NY LASER, a Leonardo Education and Art Forum (LEAF) Rendezvous Event
What: Wine + discussion
Where: LevyArts: RSVP for info email@example.com
When: Saturday, April 12th from 4:00 – 7:00 pm
NYC LASER is a series of lectures and presentations on art and science projects, organized on behalf of Leonardo/ISAST’s LEAF initiative (Leonardo Education and Art Forum). Former LEAF Chairs Ellen Levy and Patricia Olynyk co-organize these presentations, and Ellen Levy hosts them on behalf of the Institute for Doctoral Studies in the Visual Arts. There will be three feature presentations by Victoria N. Alexander, Lillian Ball, and Norman Ballard.
Victoria N. Alexander is director and co-founder of Dactyl Foundation, whose mission is to “bring the arts into the sciences and the sciences into the arts.” She earned her Ph.D. in English at CUNY Grad and her dissertation research focused on teleology, evolutionary theory, and complexity science at the Santa Fe Institute. She is a novelist (Smoking Hopes, Naked Singularity, Trixie and Locus Amœnus) and is on the editorial boards of Biosemiotics journal (Springer Press) and Meaning Systems book series (Fordham UP). Alexander’s talk will address the creative process from a biosemiotic perspective and is based on her 2011 book The Biologist’s Mistress: Rethinking Self-Organization in Art, Literature and Nature.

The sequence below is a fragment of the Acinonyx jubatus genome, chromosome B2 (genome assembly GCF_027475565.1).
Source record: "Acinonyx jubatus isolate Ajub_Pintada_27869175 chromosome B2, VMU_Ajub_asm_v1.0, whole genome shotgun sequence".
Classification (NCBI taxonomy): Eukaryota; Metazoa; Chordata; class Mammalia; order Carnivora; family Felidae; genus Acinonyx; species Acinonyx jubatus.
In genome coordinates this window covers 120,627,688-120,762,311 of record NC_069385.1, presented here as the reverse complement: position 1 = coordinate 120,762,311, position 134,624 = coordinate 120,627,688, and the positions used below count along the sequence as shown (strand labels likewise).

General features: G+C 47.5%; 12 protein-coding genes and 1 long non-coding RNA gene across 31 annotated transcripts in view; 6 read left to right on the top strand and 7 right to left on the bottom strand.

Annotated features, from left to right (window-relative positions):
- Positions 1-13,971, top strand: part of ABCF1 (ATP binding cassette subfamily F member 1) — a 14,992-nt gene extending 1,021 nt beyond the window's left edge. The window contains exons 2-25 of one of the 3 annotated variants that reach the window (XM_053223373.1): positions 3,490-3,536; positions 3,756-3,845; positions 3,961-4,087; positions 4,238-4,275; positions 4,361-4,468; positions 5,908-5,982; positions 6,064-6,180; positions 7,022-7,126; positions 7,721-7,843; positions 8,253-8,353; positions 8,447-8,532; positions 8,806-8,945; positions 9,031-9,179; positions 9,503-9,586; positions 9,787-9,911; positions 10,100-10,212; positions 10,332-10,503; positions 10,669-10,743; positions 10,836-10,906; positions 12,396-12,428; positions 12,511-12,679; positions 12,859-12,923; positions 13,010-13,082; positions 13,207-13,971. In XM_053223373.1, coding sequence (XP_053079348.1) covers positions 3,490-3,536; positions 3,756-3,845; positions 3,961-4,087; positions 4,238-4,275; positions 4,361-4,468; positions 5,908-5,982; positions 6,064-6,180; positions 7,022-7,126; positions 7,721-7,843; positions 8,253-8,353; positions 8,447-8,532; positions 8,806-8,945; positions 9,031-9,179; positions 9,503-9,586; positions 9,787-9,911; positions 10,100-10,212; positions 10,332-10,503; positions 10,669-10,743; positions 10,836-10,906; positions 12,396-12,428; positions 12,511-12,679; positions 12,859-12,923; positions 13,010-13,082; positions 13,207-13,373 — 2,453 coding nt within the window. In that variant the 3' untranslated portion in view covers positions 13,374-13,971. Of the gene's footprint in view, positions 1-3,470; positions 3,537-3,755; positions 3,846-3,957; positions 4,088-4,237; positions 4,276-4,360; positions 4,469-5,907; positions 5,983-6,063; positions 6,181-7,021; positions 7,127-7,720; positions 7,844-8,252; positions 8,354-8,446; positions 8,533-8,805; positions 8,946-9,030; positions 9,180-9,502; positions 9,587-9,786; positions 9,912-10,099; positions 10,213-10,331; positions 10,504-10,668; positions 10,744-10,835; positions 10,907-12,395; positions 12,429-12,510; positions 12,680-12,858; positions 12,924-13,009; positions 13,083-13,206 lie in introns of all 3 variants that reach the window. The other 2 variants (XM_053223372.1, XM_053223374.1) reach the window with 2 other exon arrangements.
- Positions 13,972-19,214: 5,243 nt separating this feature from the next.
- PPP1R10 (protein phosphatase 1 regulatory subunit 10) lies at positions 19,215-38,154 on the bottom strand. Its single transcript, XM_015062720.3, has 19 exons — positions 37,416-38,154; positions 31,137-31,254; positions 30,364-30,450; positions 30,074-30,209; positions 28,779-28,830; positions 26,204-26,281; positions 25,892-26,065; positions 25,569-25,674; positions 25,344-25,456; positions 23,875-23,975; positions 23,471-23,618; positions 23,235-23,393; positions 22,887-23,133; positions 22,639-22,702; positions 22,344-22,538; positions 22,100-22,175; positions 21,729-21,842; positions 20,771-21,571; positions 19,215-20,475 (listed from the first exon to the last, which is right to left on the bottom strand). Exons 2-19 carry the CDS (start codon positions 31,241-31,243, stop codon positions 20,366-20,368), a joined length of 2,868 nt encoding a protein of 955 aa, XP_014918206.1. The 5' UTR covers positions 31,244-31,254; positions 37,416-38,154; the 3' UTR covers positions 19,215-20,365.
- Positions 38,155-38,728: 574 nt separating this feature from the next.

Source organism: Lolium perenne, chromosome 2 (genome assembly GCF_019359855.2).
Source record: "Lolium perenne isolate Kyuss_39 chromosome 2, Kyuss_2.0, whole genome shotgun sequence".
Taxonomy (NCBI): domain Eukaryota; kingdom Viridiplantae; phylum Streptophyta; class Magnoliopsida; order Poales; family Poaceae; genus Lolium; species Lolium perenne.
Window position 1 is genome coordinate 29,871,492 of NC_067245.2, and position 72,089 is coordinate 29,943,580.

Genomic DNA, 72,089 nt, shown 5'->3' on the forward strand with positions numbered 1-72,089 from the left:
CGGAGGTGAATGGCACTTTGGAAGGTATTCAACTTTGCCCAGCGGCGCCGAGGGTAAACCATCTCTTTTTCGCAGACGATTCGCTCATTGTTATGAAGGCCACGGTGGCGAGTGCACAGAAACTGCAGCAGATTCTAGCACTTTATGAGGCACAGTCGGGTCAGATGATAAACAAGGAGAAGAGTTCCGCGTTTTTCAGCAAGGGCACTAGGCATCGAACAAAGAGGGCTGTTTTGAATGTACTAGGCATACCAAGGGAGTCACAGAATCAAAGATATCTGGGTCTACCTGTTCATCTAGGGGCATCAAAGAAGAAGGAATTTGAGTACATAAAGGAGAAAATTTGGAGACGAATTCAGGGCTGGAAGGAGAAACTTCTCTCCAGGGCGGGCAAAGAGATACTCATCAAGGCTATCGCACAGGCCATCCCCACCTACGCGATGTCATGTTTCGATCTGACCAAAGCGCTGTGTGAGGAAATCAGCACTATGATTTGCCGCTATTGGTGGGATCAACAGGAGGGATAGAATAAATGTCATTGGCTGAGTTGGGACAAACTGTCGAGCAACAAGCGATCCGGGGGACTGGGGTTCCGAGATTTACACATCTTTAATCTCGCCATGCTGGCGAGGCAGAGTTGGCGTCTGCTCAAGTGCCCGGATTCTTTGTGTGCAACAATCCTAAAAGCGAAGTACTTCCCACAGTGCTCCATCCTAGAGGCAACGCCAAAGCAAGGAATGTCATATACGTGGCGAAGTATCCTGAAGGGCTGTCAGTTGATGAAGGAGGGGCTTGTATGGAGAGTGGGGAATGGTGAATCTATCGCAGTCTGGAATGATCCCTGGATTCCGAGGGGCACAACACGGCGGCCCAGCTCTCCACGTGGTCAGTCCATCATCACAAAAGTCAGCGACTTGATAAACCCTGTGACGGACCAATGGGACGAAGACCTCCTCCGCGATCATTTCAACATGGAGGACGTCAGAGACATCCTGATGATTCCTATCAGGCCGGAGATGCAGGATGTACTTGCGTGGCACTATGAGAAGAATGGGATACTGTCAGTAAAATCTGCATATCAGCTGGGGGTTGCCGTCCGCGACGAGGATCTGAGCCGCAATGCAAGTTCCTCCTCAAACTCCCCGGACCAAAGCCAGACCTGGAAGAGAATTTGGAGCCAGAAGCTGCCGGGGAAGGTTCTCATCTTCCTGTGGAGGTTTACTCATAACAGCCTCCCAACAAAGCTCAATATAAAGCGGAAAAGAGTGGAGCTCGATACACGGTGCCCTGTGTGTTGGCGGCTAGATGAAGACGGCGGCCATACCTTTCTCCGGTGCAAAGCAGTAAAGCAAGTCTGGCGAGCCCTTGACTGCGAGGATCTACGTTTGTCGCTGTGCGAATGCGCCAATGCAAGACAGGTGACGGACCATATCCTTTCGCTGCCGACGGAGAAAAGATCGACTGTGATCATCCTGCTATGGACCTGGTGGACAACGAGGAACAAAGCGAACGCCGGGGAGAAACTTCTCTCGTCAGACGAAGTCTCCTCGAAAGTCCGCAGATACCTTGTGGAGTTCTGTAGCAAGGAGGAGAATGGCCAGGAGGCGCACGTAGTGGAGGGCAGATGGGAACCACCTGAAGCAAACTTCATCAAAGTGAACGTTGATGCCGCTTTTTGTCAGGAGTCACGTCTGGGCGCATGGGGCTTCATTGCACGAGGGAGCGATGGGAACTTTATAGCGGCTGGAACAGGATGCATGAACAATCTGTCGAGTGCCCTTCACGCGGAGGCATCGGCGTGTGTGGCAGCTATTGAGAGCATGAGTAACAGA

Lillian Ball Lillian Ball is an ecological artist and environmental activist working primarily on water issues. A multidisciplinary background in anthropology, ethnographic film, and sculpture informs her work. She has exhibited internationally and her awards include a John-Simon Guggenheim Foundation Fellowship and a National Endowment for the Arts Grant. Her recent WATERWASH® public art project series combines stormwater remediation, wetland restoration, and educational outreach in a creative concept that can be adapted to coastal situations worldwide. Lillian will discuss transforming scientific data collected on WATERWASH by Drexel University Environmental Engineering Department into a reflective artwork.